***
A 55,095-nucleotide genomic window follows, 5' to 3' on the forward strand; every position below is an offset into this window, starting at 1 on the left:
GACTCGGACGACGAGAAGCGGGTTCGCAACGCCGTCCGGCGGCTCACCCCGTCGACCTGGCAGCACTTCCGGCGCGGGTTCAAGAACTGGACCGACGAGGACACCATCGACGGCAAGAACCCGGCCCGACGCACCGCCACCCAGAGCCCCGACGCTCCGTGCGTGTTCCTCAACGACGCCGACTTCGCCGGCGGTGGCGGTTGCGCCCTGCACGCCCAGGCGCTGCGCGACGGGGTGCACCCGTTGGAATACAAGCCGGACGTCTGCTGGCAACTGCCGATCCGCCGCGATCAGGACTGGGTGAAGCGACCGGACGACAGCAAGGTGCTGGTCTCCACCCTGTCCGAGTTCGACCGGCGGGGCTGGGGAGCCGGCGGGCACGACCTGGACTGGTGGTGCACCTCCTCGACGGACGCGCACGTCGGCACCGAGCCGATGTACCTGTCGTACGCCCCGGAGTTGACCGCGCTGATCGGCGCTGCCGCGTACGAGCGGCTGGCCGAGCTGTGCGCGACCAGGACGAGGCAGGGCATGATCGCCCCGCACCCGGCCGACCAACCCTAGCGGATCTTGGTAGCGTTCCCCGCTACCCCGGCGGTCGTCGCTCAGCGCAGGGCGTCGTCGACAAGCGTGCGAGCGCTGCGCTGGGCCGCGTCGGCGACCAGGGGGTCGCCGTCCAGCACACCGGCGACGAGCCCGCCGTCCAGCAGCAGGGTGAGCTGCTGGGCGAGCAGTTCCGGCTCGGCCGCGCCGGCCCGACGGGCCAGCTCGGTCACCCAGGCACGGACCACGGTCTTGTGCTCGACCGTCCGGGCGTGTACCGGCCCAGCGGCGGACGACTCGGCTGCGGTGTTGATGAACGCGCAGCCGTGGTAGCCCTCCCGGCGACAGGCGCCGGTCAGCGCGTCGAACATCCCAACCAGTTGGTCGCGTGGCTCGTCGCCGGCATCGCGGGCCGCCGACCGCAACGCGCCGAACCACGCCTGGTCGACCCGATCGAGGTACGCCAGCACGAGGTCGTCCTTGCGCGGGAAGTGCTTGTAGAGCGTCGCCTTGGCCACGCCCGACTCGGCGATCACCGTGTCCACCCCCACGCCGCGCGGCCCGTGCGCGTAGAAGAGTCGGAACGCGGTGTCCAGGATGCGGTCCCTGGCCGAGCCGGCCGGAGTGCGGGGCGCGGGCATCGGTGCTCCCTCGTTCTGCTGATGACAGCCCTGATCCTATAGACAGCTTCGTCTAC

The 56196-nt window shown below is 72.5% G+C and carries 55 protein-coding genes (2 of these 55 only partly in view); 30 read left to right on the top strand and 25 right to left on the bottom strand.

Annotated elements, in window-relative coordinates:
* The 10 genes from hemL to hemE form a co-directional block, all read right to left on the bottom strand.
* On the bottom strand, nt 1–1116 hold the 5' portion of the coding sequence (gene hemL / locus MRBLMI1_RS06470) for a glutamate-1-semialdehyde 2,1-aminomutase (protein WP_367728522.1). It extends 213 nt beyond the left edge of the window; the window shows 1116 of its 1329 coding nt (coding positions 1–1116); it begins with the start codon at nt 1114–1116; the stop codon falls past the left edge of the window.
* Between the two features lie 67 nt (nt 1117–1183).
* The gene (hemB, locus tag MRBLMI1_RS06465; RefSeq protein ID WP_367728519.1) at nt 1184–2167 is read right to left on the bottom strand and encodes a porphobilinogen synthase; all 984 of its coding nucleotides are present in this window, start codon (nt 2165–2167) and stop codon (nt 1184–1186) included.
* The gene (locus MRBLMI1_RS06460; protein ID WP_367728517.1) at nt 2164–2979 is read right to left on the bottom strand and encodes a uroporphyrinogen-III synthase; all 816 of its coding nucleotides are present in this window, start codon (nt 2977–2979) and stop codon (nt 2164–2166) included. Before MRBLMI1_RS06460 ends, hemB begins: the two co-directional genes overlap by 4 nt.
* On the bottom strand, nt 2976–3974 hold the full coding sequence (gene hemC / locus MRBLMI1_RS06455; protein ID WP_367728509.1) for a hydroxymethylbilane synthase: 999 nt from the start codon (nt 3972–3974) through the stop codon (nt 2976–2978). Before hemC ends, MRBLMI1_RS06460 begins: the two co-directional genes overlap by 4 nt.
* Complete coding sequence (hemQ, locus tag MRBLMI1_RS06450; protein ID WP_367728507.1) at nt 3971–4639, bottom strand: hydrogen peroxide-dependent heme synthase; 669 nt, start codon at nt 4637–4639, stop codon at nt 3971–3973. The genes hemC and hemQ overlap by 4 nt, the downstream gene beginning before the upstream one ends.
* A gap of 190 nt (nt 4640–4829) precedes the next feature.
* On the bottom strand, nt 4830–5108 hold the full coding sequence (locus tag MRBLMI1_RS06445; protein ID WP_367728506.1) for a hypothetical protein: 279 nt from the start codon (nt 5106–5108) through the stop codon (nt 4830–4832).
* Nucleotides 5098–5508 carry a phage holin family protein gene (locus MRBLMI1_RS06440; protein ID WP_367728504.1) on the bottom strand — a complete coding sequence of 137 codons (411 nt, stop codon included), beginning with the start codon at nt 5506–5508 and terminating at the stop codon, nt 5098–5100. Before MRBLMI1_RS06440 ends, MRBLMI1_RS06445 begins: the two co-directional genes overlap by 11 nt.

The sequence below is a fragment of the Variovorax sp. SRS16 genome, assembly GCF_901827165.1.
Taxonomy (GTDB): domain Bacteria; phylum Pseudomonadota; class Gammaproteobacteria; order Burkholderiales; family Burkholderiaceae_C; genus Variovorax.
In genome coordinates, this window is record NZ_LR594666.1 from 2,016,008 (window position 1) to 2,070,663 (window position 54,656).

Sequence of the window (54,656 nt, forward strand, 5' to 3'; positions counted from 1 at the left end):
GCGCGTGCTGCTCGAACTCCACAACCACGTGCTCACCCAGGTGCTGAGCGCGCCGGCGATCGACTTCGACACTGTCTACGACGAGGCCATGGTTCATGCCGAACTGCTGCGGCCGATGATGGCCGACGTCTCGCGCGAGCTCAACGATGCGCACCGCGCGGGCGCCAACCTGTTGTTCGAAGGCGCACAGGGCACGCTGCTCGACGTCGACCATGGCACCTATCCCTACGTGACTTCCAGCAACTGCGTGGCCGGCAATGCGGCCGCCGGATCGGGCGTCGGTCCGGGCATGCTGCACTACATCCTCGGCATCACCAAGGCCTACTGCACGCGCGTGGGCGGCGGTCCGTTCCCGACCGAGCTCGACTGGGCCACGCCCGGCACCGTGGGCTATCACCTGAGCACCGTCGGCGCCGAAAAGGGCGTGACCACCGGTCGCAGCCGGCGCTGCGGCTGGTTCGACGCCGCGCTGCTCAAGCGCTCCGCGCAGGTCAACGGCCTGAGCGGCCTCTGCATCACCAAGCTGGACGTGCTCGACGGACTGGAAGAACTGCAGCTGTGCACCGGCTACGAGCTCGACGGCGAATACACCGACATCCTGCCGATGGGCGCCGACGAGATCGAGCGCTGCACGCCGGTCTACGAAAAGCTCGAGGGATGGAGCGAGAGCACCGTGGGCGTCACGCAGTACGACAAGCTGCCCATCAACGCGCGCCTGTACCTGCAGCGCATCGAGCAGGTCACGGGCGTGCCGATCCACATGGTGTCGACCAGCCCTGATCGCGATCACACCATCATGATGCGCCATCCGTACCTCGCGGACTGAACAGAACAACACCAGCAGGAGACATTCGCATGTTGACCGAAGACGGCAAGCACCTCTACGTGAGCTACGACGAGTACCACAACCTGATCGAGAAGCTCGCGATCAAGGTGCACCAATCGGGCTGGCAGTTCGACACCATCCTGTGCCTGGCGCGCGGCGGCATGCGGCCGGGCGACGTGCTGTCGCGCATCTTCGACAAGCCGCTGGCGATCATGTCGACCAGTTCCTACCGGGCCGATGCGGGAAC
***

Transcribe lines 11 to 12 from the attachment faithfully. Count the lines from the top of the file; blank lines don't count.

* Complete coding sequence (hemQ, locus tag MRBLMI1_RS06450; protein ID WP_367728507.1) at nt 3971–4639, bottom strand: hydrogen peroxide-dependent heme synthase; 669 nt, start codon at nt 4637–4639, stop codon at nt 3971–3973. The genes hemC and hemQ overlap by 4 nt, the downstream gene beginning before the upstream one ends.
* A gap of 190 nt (nt 4640–4829) precedes the next feature.